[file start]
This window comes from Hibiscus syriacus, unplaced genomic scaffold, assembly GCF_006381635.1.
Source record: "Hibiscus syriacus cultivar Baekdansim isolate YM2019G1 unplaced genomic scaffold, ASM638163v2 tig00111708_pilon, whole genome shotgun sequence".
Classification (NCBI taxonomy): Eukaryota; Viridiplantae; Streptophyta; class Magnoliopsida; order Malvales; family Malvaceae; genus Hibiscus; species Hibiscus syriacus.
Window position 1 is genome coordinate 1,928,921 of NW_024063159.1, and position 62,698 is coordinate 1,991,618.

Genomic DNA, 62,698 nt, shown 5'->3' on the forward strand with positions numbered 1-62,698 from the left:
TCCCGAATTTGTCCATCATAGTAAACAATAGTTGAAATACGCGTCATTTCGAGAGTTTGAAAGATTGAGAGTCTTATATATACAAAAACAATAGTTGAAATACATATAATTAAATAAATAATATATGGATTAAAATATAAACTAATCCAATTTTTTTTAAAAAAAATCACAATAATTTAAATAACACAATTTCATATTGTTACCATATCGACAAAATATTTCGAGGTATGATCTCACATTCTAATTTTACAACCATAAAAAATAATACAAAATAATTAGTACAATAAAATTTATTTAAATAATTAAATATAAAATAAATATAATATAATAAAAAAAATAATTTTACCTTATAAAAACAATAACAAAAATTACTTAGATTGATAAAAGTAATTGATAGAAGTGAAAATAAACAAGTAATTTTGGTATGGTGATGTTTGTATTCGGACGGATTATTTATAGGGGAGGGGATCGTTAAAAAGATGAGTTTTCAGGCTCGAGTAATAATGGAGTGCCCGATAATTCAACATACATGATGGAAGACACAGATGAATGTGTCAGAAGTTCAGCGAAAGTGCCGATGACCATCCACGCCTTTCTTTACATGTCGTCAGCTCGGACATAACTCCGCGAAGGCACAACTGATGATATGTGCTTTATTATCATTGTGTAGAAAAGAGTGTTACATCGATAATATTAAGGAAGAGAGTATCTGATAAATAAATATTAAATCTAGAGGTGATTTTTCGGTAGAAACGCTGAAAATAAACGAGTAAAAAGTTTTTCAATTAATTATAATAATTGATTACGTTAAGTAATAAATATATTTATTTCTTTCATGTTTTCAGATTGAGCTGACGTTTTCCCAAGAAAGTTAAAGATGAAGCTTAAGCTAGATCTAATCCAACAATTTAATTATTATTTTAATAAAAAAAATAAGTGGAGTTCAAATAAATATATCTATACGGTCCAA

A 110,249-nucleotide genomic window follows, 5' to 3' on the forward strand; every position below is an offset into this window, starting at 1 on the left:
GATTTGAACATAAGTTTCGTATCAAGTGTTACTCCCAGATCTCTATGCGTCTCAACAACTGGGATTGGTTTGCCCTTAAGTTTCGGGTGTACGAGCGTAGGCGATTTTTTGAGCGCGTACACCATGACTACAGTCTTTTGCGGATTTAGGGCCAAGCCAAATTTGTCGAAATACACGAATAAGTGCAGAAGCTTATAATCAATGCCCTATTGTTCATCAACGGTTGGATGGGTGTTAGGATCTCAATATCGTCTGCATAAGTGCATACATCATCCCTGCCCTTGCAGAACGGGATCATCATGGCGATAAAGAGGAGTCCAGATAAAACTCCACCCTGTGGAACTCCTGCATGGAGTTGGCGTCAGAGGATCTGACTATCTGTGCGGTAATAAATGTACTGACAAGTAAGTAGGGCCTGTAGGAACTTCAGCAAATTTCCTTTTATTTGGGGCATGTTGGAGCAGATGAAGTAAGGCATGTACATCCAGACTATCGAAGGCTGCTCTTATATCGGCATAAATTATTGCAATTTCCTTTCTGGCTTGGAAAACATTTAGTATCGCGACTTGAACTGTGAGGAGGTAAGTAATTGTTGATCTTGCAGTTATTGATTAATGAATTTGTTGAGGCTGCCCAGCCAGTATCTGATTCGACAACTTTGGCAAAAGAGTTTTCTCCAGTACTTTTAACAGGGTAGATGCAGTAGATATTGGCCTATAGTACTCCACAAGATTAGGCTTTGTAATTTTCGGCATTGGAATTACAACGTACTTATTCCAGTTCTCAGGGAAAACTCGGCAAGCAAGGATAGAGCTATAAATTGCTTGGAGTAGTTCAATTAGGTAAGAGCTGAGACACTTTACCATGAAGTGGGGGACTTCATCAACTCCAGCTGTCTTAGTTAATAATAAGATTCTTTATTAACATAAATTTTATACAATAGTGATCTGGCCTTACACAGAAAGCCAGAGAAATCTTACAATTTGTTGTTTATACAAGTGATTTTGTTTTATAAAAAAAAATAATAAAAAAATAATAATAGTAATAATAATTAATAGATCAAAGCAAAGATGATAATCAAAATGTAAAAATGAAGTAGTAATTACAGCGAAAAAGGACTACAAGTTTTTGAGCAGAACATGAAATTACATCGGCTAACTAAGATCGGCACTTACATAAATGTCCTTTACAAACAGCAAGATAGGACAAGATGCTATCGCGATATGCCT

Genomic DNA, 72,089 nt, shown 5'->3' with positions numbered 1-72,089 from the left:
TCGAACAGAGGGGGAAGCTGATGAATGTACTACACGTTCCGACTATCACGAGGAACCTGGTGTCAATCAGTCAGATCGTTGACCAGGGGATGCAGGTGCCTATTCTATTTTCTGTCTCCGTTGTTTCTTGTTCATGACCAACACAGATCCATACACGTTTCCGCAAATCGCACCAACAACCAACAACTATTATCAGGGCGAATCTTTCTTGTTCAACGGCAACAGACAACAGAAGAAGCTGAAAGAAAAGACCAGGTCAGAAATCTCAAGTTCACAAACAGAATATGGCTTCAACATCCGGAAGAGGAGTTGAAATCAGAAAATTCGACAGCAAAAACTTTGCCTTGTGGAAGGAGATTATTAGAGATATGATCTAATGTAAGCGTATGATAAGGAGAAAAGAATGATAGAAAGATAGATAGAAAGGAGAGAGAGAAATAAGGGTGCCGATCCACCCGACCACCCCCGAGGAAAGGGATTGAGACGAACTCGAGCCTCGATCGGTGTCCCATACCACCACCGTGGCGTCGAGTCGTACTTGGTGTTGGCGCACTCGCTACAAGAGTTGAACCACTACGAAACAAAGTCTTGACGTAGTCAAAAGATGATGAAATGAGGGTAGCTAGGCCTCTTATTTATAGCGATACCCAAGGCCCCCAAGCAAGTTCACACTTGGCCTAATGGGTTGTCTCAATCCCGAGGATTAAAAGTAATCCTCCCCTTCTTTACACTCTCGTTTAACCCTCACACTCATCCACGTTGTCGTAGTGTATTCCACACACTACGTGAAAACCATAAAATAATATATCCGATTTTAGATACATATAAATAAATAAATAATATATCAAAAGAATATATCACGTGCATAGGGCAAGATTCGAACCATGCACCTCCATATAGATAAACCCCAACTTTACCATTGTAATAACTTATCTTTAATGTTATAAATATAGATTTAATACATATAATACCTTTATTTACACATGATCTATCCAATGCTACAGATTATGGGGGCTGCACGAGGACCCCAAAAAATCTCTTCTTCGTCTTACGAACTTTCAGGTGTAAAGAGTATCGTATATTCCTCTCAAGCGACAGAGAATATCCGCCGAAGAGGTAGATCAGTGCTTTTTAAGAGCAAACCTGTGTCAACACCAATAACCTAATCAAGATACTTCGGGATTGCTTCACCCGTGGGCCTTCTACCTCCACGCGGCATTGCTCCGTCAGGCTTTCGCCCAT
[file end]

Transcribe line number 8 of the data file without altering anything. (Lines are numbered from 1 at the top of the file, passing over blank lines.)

GATTTGAACATAAGTTTCGTATCAAGTGTTACTCCCAGATCTCTATGCGTCTCAACAACTGGGATTGGTTTGCCCTTAAGTTTCGGGTGTACGAGCGTAGGCGATTTTTTGAGCGCGTACACCATGACTACAGTCTTTTGCGGATTTAGGGCCAAGCCAAATTTGTCGAAATACACGAATAAGTGCAGAAGCTTATAATCAATGCCCTATTGTTCATCAACGGTTGGATGGGTGTTAGGATCTCAATATCGTCTGCATAAGTGCATACATCATCCCTGCCCTTGCAGAACGGGATCATCATGGCGATAAAGAGGAGTCCAGATAAAACTCCACCCTGTGGAACTCCTGCATGGAGTTGGCGTCAGAGGATCTGACTATCTGTGCGGTAATAAATGTACTGACAAGTAAGTAGGGCCTGTAGGAACTTCAGCAAATTTCCTTTTATTTGGGGCATGTTGGAGCAGATGAAGTAAGGCATGTACATCCAGACTATCGAAGGCTGCTCTTATATCGGCATAAATTATTGCAATTTCCTTTCTGGCTTGGAAAACATTTAGTATCGCGACTTGAACTGTGAGGAGGTAAGTAATTGTTGATCTTGCAGTTATTGATTAATGAATTTGTTGAGGCTGCCCAGCCAGTATCTGATTCGACAACTTTGGCAAAAGAGTTTTCTCCAGTACTTTTAACAGGGTAGATGCAGTAGATATTGGCCTATAGTACTCCACAAGATTAGGCTTTGTAATTTTCGGCATTGGAATTACAACGTACTTATTCCAGTTCTCAGGGAAAACTCGGCAAGCAAGGATAGAGCTATAAATTGCTTGGAGTAGTTCAATTAGGTAAGAGCTGAGACACTTTACCATGAAGTGGGGGACTTCATCAACTCCAGCTGTCTTAGTTAATAATAAGATTCTTTATTAACATAAATTTTATACAATAGTGATCTGGCCTTACACAGAAAGCCAGAGAAATCTTACAATTTGTTGTTTATACAAGTGATTTTGTTTTATAAAAAAAAATAATAAAAAAATAATAATAGTAATAATAATTAATAGATCAAAGCAAAGATGATAATCAAAATGTAAAAATGAAGTAGTAATTACAGCGAAAAAGGACTACAAGTTTTTGAGCAGAACATGAAATTACATCGGCTAACTAAGATCGGCACTTACATAAATGTCCTTTACAAACAGCAAGATAGGACAAGATGCTATCGCGATATGCCT